Please, Go to Hells! An Interview with Author Kali V. Roy

This year marks 750 years since the birth of Dante, which means it’s been nearly a millennium of prescribing hell to those so deserving. Of course, our definition of “deserving” isn’t what it was in the Middle Ages. Gluttons or the miserly? How about those talking during movies? Open-mouth chewers or loud typers? Or how about those who inundate you with every asinine detail of their dreams?

Go to Hells offers a witty twist on The Inferno, with new circles of hell for twenty-first-century sinners. Kali Roy’s verse intentionally imitates Dante’s original style and form, but with all the snark and wit of modern life.

We met up with Kali to discuss Dante’s relevance in the twenty-first century, if she actually believes in hell, and more.

Was there a definitive, hellish moment that sparked the idea for Go to Hells?

Yep: the Times Square subway stop: I was trying to get off the train and this woman straight-up pushed me further into the train as she got on. So I did the adult thing. I got all flustered and yelled: be a person!

That’s what Go to Hells is about. It’s basically a series of punishments for people who seem to have temporarily forgotten how to be people.

How is Dante (and his verse style) relevant for modern-day?

Sure, it’s written in terza rima. But that fancy rhyme scheme? Window dressing for some top-notch potty humor: The Inferno is a place where a demon can use “his ass as a trumpet” and particularly loathsome sinners are “plunged in diarrhea.”

Dante was a fabulous crank and observer of the human condition. And, as humans, we appear to be just as proficient as ever at being violent, treacherous, greedy, and just generally treating each other terribly. For better or worse, that makes Dante’s Inferno pretty timeless.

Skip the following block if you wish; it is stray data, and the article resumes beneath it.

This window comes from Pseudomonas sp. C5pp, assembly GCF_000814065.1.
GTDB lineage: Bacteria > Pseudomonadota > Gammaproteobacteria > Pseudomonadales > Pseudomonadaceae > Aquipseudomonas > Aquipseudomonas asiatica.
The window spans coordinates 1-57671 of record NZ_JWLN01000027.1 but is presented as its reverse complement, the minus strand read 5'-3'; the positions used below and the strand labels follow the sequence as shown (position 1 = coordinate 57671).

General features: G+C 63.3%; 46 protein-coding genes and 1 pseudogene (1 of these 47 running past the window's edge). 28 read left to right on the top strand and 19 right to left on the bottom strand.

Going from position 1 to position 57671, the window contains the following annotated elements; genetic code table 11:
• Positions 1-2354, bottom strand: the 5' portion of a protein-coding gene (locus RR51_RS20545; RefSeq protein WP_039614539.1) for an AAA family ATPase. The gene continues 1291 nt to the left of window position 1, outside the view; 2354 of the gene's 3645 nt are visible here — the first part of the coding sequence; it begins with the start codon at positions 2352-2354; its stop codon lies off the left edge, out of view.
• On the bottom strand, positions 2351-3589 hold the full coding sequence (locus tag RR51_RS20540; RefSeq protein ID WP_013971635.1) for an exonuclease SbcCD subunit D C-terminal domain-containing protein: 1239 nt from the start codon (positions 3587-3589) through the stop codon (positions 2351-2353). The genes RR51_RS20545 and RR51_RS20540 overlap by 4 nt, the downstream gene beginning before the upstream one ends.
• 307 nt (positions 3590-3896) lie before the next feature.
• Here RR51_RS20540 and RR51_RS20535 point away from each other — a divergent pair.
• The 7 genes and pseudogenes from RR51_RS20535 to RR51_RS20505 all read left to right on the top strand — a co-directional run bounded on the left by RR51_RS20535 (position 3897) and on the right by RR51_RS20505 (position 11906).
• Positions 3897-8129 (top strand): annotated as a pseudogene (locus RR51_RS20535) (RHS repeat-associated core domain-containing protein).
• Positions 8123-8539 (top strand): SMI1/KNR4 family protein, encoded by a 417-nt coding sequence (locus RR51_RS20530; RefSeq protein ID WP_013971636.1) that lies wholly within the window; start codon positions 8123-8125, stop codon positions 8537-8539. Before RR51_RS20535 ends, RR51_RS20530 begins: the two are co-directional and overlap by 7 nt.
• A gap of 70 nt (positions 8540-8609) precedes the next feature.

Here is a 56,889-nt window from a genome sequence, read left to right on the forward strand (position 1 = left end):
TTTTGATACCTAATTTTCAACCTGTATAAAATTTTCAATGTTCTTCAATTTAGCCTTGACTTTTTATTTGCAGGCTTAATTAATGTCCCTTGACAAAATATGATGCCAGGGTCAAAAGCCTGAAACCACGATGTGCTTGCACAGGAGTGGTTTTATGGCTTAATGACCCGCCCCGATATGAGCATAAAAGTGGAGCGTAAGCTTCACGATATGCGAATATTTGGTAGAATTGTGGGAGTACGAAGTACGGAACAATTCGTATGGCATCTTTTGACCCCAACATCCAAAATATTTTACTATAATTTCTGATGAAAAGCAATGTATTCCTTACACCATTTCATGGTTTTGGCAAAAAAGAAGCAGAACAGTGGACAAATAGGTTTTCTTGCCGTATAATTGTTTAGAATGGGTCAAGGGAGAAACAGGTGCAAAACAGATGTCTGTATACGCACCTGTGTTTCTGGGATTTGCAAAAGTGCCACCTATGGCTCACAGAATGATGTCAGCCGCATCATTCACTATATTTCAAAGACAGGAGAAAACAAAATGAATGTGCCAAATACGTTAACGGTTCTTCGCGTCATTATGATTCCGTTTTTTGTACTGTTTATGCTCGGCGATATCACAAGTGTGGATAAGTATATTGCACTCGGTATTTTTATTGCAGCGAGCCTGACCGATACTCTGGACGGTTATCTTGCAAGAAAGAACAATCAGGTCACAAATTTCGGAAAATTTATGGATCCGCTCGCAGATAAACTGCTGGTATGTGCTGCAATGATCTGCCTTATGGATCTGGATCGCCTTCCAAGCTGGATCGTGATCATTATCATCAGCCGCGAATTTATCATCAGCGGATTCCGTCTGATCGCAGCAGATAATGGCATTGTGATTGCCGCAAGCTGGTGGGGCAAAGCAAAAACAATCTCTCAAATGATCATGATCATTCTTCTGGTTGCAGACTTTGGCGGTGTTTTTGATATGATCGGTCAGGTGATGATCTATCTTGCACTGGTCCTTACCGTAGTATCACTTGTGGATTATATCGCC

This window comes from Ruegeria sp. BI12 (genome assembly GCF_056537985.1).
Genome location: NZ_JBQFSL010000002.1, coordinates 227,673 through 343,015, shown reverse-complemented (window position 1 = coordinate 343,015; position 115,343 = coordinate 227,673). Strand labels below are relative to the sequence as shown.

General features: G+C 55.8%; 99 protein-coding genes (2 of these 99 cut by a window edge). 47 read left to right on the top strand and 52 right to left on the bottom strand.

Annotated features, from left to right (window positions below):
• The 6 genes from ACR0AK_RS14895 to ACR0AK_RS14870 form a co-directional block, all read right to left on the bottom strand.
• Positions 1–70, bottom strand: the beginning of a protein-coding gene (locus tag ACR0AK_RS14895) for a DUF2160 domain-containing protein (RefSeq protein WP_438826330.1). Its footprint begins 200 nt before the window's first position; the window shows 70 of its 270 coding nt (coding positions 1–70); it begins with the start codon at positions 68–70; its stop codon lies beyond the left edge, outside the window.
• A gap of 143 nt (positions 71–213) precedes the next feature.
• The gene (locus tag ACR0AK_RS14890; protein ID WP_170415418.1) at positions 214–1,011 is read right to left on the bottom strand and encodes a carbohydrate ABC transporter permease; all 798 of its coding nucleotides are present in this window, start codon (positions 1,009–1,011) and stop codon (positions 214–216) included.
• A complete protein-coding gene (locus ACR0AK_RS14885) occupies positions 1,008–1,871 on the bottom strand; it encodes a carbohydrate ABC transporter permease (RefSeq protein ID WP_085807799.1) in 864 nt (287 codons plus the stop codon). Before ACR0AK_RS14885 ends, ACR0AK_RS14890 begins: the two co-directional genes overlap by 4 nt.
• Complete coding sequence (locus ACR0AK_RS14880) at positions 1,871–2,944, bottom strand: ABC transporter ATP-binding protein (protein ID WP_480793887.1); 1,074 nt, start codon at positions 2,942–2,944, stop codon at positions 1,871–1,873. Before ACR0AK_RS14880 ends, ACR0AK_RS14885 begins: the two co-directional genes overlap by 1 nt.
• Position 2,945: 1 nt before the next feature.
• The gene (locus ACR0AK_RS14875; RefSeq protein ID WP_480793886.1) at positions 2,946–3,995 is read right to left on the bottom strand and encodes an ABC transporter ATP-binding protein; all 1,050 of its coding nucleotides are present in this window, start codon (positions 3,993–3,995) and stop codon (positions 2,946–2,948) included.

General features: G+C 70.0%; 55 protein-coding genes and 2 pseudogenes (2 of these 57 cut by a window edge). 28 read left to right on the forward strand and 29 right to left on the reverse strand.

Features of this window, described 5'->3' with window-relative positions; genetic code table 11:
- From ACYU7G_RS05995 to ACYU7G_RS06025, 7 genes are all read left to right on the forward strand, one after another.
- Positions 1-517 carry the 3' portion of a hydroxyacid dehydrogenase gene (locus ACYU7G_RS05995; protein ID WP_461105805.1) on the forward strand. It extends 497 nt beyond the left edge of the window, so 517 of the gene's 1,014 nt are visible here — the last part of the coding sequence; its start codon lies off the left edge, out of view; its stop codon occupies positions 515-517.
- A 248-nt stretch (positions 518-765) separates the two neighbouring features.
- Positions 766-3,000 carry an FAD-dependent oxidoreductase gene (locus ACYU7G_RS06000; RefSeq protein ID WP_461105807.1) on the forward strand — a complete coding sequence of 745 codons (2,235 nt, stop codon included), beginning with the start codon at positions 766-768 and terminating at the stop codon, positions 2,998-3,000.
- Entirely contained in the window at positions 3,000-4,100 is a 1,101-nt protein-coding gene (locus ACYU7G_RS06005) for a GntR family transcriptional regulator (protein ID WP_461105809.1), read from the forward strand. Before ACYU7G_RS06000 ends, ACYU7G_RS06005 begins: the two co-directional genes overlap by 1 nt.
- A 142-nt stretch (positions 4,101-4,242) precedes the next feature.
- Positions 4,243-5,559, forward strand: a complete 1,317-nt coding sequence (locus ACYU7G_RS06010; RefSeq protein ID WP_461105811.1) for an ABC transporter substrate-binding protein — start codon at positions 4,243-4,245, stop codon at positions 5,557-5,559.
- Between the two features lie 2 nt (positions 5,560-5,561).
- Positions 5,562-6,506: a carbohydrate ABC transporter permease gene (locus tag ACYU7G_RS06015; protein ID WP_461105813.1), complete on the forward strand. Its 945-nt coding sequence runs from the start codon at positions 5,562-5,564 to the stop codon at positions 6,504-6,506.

onneshaDo you believe in hell(s)?

I’m an incurable crank with a tiny nugget of hope at my core. To me, The Inferno and Go to Hells! are less about fire-and-brimstone in the afterlife and more about calling out the things that we do to each other here on earth. In this life. They offer a way for people to identify and relate to the crappy things we do to each other, in the hope that maybe we can find ways to be better humans while we’re still, you know, alive and breathing.

Kali V. Roy is the nom de plume of Onnesha Roychoudhuri, a Brooklyn- based writer and comedienne. A 2014 fellow at the Center for Fiction and a Pushcart Prize nominee, her writing has appeared in n+1, Virginia Quarterly Review, The Boston Review, McSweeney’s, The Rumpus, Opium, The Nation, The American Prospect, Salon, Mother Jones, and others. She performs weekly at the People’s Improv Theater in New York City.

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  1. […] is part a tongue-in-cheek update on Dante's "Inferno," part modern etiquette guide. Roychoudhuri describes it as "a series of punishments for people who seem to have temporarily forgotten how to be […]

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